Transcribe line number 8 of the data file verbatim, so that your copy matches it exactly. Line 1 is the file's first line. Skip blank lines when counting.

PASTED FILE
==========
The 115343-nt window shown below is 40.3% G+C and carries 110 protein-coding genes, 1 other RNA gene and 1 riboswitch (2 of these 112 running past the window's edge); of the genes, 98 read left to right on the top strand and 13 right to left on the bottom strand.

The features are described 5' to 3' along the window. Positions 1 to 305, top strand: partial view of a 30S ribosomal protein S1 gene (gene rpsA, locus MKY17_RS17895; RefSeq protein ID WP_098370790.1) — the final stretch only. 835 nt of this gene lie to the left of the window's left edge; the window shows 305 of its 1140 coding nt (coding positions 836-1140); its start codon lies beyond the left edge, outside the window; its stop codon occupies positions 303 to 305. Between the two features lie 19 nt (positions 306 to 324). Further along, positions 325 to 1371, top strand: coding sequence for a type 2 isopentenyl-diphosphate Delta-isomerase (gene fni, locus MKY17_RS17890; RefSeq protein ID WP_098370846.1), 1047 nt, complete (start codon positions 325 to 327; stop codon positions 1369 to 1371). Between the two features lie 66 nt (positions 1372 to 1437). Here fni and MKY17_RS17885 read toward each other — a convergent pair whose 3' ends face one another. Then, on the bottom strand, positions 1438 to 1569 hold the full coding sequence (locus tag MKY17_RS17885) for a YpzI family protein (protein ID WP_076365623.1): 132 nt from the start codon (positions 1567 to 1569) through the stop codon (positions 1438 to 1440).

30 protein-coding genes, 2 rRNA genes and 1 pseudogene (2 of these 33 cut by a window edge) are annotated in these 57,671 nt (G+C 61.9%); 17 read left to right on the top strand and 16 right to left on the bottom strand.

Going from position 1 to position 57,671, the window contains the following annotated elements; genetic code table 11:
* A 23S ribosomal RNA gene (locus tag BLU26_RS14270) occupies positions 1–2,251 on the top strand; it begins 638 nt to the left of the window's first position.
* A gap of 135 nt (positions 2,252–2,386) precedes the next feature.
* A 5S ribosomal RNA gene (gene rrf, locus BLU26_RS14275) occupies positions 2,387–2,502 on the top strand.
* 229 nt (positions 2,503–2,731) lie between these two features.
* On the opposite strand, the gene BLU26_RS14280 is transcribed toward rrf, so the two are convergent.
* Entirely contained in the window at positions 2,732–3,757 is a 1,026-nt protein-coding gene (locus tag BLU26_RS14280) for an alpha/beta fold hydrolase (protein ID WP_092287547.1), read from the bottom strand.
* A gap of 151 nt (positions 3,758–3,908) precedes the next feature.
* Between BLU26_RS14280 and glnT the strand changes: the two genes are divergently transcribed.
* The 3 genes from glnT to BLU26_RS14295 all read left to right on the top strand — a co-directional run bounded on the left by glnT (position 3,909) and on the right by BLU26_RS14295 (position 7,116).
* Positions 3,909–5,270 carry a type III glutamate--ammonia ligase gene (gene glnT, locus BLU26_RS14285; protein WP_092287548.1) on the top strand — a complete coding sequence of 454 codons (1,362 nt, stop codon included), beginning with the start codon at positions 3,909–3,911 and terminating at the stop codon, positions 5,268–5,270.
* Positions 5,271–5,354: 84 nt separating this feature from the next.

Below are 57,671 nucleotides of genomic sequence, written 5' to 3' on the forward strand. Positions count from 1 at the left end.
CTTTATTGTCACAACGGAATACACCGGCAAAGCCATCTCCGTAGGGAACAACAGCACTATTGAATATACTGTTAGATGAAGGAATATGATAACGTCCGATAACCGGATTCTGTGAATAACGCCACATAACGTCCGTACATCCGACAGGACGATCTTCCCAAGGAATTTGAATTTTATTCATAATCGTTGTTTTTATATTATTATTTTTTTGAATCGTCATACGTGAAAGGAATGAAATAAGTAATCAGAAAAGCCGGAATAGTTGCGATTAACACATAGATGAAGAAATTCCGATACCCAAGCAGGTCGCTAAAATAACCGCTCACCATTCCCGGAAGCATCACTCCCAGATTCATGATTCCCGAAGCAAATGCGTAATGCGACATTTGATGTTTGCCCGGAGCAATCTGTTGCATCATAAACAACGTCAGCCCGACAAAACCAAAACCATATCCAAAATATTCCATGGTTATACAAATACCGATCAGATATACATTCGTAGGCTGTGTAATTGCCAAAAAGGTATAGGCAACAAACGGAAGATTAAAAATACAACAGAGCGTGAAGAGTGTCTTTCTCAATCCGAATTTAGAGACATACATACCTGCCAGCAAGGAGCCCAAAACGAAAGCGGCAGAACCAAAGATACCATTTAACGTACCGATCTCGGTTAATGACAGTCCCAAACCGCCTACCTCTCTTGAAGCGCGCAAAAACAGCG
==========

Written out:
* 229 nt (positions 2,503–2,731) lie between these two features.